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The Beginnings of Presidential Flight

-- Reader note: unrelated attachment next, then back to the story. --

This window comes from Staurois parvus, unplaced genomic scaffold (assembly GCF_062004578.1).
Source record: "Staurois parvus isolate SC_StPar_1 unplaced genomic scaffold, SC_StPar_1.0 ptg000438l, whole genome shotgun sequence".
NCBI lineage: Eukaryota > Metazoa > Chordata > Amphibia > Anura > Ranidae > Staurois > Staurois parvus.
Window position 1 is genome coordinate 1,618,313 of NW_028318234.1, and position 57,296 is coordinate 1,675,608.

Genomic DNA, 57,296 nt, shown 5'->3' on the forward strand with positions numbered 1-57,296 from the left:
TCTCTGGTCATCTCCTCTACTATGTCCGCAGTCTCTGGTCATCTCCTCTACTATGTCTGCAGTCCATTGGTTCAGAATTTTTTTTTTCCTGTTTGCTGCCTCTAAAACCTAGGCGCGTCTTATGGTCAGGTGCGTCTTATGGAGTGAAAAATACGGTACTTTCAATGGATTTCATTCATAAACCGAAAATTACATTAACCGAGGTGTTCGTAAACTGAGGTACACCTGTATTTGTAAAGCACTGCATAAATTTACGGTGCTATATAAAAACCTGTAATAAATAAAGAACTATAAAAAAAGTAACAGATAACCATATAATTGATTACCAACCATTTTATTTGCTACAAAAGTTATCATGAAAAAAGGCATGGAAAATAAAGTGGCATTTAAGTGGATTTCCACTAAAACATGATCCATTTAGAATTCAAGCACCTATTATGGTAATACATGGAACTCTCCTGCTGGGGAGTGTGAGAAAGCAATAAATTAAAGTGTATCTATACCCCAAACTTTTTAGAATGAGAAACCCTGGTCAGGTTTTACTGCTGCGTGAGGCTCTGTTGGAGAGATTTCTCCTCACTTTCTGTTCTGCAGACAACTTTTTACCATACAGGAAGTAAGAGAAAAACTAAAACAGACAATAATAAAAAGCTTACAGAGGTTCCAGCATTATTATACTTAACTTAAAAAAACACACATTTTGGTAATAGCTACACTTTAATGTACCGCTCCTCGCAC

It’s no secret that U.S. presidents and vice presidents have spent their fair share of time in Western North Carolina, many of whom have arrived by air into our fair region. Over the years, Asheville Regional Airport has welcomed a number of White House occupants (not to mention White House hopefuls), including last autumn’s visit by President Obama. In fact, one of our favorite sights is the massive Air Force One 747 parked on the AVL ramp. [caption id="attachment_379" align="aligncenter" width="448" caption="Air Force One parked at AVL (October, 2011)"]Air Force One[/caption] It was this sight that got us thinking about the history of Air Force One, and it just so happens that today is the 102nd anniversary of the first presidential flight. On October 11, 1910 the spectacle-clad Theodore Roosevelt boarded an early Wright Flyer at Kinloch Field (now Lambert-St. Louis International Airport) during a county fair and took a short flight in view of the crowds. Granted, he was no longer holding office as president (he’d been succeeded by William Howard Taft), but the occasion is in the history books as the first flight by a United States president. It was the other Roosevelt (Franklin, that is) who first flew in an aircraft while holding down the top job in our nation’s capital. Ever since that time, U.S. presidents have taken to the skies as part of their duty to “faithfully execute the Office of President of the United States,” as the oath of office puts it. Many different types of aircraft have been used for presidential detail, but it wasn’t until the Reagan administration that the 747 took over the job. In the 1990s, during the George H.W. Bush administration, two VC-25A planes were added to the fleet. Presidents have also flown in Marine One (a Blackhawk or Sea King helicopter), Navy One (a Lockheed Viking), and various other airborne machines. “An interesting bit of trivia is that if a president was onboard a Cessna 152, that plane — or any other plane occupied by the president — would be given the call sign ‘Air Force One,’” said Jeff Augram, Chief of Asheville Regional Airport Department of Public Safety. “And, it’s not designated as ‘Air Force One’ until the president is on board.” Jeff has worked with both the Air Force and the Secret Service on many of these high profile visits, and has even been on board a presidential 757 aircraft. Air travel has changed (and improved!) a lot in the last 100 years, and presidential planes are no exception. To learn more about Air Force One, check out the History Channel’s Inside Air Force One fact sheet, or watch the National Geographic special.